The purpose of this study was to evaluate the efficacy of mindfulness-based interventions including mindful movements such as yoga on attention and executive function in children and adolescents. Systematic searches were conducted, included studies consisting of randomized or quasi-randomized controlled trials with a mindfulness-based intervention were assessed for quality, and relevant data was extracted and collated. Thirteen randomized control trials were identified as meeting inclusion criteria. Studies recruited adolescents or children that were typically developing, diagnosed with attention-deficit hyperactivity disorder, orphans, or had reading difficulties, or in correctional schools/institutions. The study found that mindfulness-based interventions are promising approach to targeting attention and executive function in children and adolescence, especially with the use of computerized measures as outcome measures.
Vickery, C. E., & Dorjee, D. (2016). Mindfulness Training in Primary Schools Decreases
Negative Affect and Increases Meta-Cognition in Children. Frontiers in psychology,
An 8-week mindfulness program (Paws b) for children aged 7-9 years was delivered by school teachers within a regular school curriculum. Pre-post surveys found a decrease in negative affect and a large teacher-reported improvement in meta-cognition, as measured by the BRIEF scales of 5 indices: Initiate, Working Memory, Plan/Organize, Organization of Materials, and Monitor. In addition, 76% of the children reported that they "liked" practicing mindfulness in school and wanted to continue.
Coatsworth JD, Timpe Z, Nix RL, Duncan LG, Greenberg MT. (2018). Changes in Mindful
Parenting: Associations With Changes in Parenting, Parent-Youth Relationship
Quality, and Youth Behavior. J Soc Social Work Res.
The study investigated changes in Mindful parenting and the impact on developmental outcomes for youth. Participants include 432 families. Changes in mindful parenting were strongly associated with positive parenting, Parent-Youth Relationship Quality, and youth aggression. It was noted that fathers who received mindfulness training showed greater change in mindful parenting, especially with regard to emotional awareness of the child, than fathers who did not receive the training. According to the authors, " changes in mindful parenting... Could lead to reduced youth behavioral problems (eg. aggression and substance abuse) and provide additional evidence for the contribution that mindfulness activities can make to standard parent training."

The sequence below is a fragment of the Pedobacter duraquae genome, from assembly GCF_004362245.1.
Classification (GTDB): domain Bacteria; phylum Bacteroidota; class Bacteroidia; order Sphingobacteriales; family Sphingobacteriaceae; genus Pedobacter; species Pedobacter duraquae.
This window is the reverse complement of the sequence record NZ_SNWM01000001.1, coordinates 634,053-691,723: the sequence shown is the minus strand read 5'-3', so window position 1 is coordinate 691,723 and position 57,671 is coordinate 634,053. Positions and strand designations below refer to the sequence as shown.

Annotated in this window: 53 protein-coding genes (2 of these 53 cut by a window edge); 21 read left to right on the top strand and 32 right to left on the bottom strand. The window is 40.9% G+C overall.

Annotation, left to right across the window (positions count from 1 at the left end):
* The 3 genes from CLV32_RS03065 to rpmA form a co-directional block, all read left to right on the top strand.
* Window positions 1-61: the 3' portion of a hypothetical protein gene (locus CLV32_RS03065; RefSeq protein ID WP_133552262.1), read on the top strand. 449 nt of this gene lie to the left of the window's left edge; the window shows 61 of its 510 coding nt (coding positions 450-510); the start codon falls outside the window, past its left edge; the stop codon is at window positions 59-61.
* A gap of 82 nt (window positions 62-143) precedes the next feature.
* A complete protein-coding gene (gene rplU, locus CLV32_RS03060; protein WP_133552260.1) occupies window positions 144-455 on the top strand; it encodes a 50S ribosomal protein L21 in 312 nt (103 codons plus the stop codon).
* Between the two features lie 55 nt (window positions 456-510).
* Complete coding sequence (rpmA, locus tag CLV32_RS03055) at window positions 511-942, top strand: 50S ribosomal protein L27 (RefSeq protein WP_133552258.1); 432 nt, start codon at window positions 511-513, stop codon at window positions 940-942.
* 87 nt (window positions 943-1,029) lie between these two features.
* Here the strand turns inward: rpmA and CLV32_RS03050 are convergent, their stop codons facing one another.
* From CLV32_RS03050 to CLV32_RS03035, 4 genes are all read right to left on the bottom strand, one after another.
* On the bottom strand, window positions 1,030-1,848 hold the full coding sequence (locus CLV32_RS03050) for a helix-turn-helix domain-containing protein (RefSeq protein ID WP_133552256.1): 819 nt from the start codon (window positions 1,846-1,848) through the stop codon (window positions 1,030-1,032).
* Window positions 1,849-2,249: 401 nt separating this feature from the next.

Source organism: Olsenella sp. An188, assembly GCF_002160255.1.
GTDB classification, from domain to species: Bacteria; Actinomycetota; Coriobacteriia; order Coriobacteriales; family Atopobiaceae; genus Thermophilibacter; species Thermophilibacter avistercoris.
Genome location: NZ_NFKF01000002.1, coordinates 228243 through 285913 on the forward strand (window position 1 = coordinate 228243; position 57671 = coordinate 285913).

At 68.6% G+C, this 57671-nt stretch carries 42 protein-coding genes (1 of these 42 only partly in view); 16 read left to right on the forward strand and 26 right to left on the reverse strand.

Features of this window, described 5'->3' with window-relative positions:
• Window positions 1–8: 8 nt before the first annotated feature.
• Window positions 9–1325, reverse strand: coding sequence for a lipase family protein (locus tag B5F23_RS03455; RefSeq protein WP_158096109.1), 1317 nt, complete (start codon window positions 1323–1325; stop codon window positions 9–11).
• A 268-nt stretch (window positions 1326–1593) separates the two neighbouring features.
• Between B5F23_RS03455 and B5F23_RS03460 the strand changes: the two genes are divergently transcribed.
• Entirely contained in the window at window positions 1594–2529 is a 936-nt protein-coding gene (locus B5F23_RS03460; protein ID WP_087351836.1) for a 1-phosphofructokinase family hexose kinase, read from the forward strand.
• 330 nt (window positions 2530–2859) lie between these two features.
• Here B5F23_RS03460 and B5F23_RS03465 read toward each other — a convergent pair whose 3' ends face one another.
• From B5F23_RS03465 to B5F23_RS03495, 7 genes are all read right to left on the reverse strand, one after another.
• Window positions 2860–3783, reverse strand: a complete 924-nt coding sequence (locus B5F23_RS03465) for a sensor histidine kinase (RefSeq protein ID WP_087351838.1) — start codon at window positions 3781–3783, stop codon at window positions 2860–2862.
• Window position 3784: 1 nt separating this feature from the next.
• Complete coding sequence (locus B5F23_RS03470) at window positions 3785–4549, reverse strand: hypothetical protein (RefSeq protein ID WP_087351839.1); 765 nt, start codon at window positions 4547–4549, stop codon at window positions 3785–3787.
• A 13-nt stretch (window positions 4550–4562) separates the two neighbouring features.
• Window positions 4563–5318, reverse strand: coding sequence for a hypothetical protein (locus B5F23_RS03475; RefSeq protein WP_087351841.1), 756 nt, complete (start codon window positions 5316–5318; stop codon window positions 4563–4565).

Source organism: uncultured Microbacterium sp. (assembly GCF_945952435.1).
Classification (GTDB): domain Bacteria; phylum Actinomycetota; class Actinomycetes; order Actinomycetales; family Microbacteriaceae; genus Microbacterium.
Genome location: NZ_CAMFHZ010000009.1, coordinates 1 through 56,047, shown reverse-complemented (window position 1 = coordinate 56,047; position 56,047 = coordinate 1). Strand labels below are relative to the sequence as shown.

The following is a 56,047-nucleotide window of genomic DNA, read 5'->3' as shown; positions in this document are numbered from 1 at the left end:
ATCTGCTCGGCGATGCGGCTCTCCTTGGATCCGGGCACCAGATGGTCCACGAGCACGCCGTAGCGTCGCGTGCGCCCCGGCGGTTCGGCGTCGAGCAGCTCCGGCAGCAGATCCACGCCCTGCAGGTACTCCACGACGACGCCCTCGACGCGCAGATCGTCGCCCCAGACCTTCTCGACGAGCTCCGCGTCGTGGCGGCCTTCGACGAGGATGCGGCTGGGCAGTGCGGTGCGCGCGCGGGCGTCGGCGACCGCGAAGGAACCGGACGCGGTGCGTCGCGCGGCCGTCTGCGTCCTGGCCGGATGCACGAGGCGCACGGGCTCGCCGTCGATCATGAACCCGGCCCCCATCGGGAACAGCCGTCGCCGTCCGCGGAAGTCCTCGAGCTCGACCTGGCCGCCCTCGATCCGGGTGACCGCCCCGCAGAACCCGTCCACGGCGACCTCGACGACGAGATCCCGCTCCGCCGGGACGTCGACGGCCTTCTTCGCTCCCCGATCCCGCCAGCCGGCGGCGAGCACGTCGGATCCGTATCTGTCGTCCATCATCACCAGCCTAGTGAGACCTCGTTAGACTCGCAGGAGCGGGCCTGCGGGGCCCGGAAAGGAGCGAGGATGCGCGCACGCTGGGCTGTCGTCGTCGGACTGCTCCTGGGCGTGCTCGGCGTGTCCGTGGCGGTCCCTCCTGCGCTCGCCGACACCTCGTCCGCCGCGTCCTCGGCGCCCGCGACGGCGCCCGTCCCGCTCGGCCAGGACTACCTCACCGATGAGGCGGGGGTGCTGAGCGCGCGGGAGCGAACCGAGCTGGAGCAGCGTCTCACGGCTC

Lopez-Maya E, Olmstead R, Irwin MR. (2019). Mindfulness meditation and improvement in
depressive symptoms among Spanish- and English speaking adults: A randomized,
controlled, comparative efficacy trial. PLoS One.
The majority of research to date has been conducted in English speaking populations. However, according to the authors, " Latino immigrants experience acculturative stress and increased depressive symptoms". Two groups of adults between 18-60 years old, one Spanish speaking, one English speaking, and both with moderate levels of perceived stress, were randomized. Participants received either 6 weeks of mindfulness awareness practices (MAPs) or health education (HE). Participants in the MAPs group not only increased levels of mindfulness, but also showed greater improvements in depressive symptoms at post intervention than (HE). The authors concluded that, "the scalability, relative low cost and accessibility of mindfulness programs has the potential to address the need for Community based interventions to be delivered to Spanish-speaking communities in the U.S."
Heath, N. et al. (2016). The Relationship Between Mindfulness, Depressive Symptoms, and
Non-Suicidal Self-Injury Amongst Adolescents. Archives of Suicide Research, 20(4),
Mindfulness is often part of treatment for non-suicidal self-injury (NSSI); however, there has been limited research examining the role of mindfulness in NSSI. Thus, the current study sought to investigate the relationship between mindfulness, depressive symptoms and NSSI (past year) in adolescents with consideration of gender. Findings revealed that mindfulness and depressive symptoms were negatively correlated, although significantly less so for the NSSI group. Second, the NSSI group reported greater depressive symptoms and less mindfulness. Finally, mindfulness was found to partially mediate the effect of depressive symptoms on NSSI. The present study is the first to provide empirical support for the protective role of mindfulness in NSSI.